On the day of the arrest, SFC. Brad Grimes, an Explosive Ordnance Disposal (EOD) technician from Fort Hood was called in to examine the black backpack Abdo was carrying at He testified that he took several X-rays of the backpack, and was able to make out several mechanical devices consistent with a clock, wires and computer. Grimes then said he suited up in a bomb suit to go open the backpack, which had been moved to the rear of the hotel. Inside the backpack he said he found a handgun, clocks, a computer and a composition notebook among other things. Inside that notebook he said he found an article titled How to make a bomb in the kitchen of your mom. Grimes said he determined it was a “viable threat” and informed the other law enforcement agencies of what he found. He waited until a search warrant came through for the hotel room where Abdo was staying. Grimes said once the search warrant came through, he walked up to the room but the door had already been cracked. Inside the room, he testified he found a series of items including two pressure cookers, wires and other materials which he said “placed in concert would complete an explosive device.” Grimes testified that it would take him personally about 30 minutes to complete an explosive device and that the instructions were clear enough to construct an IED.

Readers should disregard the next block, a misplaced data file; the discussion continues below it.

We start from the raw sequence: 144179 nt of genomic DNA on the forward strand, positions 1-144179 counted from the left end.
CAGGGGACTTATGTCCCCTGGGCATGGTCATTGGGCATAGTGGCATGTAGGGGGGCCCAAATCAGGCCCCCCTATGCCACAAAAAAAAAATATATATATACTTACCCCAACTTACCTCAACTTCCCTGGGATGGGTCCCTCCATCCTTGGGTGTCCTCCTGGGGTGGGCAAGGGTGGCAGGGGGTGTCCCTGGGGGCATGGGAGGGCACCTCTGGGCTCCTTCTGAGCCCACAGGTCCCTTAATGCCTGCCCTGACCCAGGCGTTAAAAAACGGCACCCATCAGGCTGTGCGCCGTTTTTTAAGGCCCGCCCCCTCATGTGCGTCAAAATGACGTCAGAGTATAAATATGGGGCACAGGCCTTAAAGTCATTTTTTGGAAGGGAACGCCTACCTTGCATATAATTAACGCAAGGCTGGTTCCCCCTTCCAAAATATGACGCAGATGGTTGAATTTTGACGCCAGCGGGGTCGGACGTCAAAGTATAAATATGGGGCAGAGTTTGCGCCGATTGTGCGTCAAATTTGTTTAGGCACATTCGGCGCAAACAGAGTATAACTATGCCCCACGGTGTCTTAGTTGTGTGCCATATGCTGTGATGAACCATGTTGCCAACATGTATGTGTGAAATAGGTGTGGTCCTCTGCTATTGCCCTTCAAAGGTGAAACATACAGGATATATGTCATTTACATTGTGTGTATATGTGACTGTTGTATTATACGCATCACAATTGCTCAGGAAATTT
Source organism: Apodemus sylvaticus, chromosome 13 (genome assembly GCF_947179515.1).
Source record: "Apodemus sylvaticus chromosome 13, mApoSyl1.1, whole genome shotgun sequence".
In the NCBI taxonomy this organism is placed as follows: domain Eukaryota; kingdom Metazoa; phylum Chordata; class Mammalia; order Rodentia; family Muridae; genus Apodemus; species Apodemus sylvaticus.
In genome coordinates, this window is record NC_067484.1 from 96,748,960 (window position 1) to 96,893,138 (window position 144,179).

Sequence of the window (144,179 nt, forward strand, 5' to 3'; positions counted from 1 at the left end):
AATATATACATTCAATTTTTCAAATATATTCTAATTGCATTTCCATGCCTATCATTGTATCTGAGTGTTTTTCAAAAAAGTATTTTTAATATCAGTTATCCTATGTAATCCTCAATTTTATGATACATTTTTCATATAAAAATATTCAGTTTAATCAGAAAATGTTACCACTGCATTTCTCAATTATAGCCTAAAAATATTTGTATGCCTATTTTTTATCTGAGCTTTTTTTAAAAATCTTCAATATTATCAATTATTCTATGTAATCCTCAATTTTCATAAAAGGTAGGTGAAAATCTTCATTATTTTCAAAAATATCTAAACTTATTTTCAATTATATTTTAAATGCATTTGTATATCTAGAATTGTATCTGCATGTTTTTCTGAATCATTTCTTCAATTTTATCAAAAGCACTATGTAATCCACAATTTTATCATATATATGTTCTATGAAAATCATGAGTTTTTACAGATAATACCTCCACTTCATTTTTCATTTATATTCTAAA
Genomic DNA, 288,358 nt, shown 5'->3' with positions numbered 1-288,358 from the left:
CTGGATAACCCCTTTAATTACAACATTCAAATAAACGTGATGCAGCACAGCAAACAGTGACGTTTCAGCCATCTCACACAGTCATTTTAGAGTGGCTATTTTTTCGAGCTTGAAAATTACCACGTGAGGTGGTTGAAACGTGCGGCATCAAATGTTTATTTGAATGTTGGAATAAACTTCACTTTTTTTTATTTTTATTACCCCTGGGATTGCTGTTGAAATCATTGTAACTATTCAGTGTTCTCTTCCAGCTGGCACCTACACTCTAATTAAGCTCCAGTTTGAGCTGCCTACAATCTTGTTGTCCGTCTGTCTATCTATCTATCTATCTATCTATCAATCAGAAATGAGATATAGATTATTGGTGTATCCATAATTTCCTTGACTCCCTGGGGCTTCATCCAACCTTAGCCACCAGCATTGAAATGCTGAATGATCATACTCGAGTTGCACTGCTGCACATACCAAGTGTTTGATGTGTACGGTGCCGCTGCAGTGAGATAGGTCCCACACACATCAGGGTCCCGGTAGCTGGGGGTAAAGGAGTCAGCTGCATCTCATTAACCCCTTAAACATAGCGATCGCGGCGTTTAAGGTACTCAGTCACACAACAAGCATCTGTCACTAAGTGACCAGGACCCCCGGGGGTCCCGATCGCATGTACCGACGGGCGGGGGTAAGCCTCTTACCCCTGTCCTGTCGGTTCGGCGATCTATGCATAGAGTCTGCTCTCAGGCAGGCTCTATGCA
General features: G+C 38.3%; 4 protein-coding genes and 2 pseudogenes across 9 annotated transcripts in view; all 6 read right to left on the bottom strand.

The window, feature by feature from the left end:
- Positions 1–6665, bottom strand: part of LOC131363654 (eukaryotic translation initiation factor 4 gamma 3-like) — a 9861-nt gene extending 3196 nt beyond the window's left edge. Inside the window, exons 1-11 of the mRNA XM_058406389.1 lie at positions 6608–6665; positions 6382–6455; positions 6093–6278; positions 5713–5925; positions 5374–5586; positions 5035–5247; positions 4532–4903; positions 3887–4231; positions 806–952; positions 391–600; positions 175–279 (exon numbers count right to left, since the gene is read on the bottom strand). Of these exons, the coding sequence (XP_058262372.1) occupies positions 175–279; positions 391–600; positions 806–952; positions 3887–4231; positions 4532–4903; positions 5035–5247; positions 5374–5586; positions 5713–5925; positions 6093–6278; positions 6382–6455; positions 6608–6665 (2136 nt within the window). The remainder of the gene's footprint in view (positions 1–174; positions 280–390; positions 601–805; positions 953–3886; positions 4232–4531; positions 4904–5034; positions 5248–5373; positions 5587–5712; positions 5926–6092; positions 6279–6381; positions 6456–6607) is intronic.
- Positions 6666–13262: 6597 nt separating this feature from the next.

Grimes was questioned by the defense about whether a complete device was found in either the backpack or inside Abdo's room, to which he replied that a completely working device was not fully assembled. Although Grimes testified that it would only take him personally less than 30 minutes to construct an explosive device with the materials found, the defense pointed out that he was an expert trained specifically in the field of explosives.